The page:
Falkirk Football Club has been fined by the tax man for not paying its bills on time.
It challenged the demand from HM Revenue and Customs for late payment penalties but lost the case at an Appeals Tribunal and was ordered to pay over £11,500.
Chairman Martin Ritchie claimed the club had relied on assurances from the then managing director George Craig that everything was “okay” with HMRC.
In her findings Judge Anne Scott criticised Mr Craig’s actions and the role played by the advisor from a “reputable” accountancy firm hired to manage the payroll.
The tribunal was told between May 2010 and February last year the First Division club was late with six PAYE payments totalling £322,213.97 and a bill for £101,885,75 was outstanding for more than six months.
It heard The Bairns had faced “serious challenges” in 2009/10 while in the Scottish Premier League and the collapse of the television deal with Setanta had lost the club around £400,000. At the end of that financial year the board was told HMRC was owed around £83,000.
Without the help of the full-time semi-qualified person who had been working on their finances but let go as part of cutbacks at the end of that season, it was left to Mr Craig and the ‘expert’ employed one day a week to handle the cash flow and agree a payment plan with HMRC.
The club claimed relegation “intensified” the pressures but, at a meeting of the board in July 2010, Mr Craig reported a ‘time to pay’ (TTP) arrangement had been agreed and the directors believed the problem had been solved. Despite a ‘parachute payment’ of £250,000 from the SPL the club faced substantial loss of income and more cost-cutting measures were introduced.
Judge Scott was shown detailed evidence of the steps the board took to balance the books - but in December 2010 HMRC threatened to go to court to wind up the company if outstanding debts of £308,000 were not paid within seven days. A payment timetable offered by Mr Craig was rejected that January and proceedings started.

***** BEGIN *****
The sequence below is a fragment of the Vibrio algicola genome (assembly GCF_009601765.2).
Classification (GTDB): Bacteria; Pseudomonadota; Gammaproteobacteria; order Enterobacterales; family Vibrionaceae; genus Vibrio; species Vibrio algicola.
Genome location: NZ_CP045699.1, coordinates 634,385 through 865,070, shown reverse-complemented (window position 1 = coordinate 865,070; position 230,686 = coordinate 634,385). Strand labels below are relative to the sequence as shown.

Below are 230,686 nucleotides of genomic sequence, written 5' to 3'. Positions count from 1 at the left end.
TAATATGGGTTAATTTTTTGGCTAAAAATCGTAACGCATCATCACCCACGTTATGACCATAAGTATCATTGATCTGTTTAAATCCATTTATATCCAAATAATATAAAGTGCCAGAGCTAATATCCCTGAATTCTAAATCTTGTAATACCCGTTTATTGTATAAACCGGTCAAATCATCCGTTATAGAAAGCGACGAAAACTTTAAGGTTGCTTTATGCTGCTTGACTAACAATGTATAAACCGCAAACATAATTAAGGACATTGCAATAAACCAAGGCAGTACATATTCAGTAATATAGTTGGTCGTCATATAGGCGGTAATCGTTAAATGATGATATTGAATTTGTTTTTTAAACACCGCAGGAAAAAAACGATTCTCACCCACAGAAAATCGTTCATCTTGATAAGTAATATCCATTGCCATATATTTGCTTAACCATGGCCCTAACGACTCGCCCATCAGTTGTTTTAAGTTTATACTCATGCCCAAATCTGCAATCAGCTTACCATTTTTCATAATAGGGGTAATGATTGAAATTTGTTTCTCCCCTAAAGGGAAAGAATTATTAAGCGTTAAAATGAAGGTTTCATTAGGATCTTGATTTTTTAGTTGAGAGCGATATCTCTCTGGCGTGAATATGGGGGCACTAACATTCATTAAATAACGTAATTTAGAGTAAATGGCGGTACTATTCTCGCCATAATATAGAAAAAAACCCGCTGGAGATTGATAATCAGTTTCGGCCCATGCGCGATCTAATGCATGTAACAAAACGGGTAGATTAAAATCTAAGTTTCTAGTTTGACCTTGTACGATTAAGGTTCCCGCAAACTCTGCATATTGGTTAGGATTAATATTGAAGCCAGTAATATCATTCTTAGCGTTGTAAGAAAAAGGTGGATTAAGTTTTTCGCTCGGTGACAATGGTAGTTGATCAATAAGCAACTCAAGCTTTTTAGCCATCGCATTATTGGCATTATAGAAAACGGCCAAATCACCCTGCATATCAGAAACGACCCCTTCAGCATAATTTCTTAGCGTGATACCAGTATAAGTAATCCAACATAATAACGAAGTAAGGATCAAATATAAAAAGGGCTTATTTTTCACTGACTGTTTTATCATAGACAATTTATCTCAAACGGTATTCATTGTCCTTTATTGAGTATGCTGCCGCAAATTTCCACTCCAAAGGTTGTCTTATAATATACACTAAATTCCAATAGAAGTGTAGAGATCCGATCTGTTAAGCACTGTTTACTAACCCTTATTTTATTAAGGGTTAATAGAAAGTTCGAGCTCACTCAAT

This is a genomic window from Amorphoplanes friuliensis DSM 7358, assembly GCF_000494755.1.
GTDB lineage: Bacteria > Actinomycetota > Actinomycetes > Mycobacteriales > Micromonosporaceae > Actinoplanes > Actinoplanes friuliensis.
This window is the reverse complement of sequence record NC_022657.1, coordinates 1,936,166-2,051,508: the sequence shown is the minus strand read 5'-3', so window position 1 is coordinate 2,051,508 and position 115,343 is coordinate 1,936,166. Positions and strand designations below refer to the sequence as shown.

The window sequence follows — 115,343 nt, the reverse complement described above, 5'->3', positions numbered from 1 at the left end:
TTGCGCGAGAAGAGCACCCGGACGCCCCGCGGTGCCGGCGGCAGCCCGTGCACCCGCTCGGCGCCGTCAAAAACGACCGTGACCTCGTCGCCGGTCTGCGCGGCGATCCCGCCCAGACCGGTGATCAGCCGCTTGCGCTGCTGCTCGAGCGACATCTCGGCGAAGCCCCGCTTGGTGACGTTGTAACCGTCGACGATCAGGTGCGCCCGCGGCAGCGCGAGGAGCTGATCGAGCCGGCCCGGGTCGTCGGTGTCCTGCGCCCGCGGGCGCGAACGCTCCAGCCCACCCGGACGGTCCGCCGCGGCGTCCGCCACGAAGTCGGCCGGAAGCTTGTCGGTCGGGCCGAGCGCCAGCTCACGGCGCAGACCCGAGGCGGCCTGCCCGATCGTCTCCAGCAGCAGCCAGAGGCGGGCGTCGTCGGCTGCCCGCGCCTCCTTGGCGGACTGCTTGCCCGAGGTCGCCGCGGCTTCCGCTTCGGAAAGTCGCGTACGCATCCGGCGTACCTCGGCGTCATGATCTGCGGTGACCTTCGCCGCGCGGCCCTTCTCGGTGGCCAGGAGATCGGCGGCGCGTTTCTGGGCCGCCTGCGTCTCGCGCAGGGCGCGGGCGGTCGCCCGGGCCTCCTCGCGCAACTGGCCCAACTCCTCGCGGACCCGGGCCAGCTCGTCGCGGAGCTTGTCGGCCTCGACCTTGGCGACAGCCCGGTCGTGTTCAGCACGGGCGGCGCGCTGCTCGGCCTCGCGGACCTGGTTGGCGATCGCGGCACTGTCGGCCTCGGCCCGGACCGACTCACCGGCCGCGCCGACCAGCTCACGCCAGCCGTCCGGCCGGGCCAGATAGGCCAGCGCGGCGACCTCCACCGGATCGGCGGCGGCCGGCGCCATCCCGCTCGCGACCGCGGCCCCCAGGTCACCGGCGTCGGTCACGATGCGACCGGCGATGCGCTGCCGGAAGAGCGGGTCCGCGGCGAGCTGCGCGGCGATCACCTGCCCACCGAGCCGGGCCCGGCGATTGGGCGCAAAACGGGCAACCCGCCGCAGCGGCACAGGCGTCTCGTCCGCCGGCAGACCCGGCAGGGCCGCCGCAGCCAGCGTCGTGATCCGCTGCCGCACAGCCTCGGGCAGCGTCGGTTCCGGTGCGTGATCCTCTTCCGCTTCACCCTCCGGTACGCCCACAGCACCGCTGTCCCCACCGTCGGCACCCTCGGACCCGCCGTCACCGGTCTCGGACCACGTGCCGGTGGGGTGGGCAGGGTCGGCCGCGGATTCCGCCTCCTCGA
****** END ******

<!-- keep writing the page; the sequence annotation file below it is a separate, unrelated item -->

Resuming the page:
The Tribunal heard there was no TTP deal for 2010/11 and no approaches made to HMRC about payments until December that year. In February 2011 when the PAYE debt for May 2010 alone was in excess of £75,000 the board secured a loan from shareholders and used that money to fund payment plans with other major creditors.
The club argued it had a “reasonable” excuse for late payment claiming it had relied on assurances from Mr Craig that everything was “okay” with HMRC and he had misled them and the first they had known of the problems was when HMRC took action.
But in her summing up Judge Scott said: “The HMRC payments were not being made on time and the professional advisor should have been aware of the penalty regime. The fact the club relied on her does not amount to a reasonable excuse. The situation with Mr Craig is rather different. Since he was managing director he was in fact ‘The Club’ and his actions in that role were as the Club. The fact he did not ensure timeous payment knowing as he did the problems in the previous year and the availability of TPP would make it very difficult to argue that he was unaware of the potential problems caused by the late payment of PAYE. The tribunal finds no reasonable excuse for his actions.
“The board carefully monitored every major creditor on a monthly basis and in detail. They ensured they had arrangements in place with every major creditor. However the single biggest creditor was HMRC. Knowing the debt had accrued, that their salary costs remained largely fixed and they were moving into a period with significantly lower income available to cover those costs a prudent board should have been very concerned to monitor the cash flow and ensure there was no repetition of the 2009/10 debt. In the circumstances the Tribunal is not satisfied on the evidence that there is a reasonable excuse for the late payments or that the penalty was disproportionate or unfair.”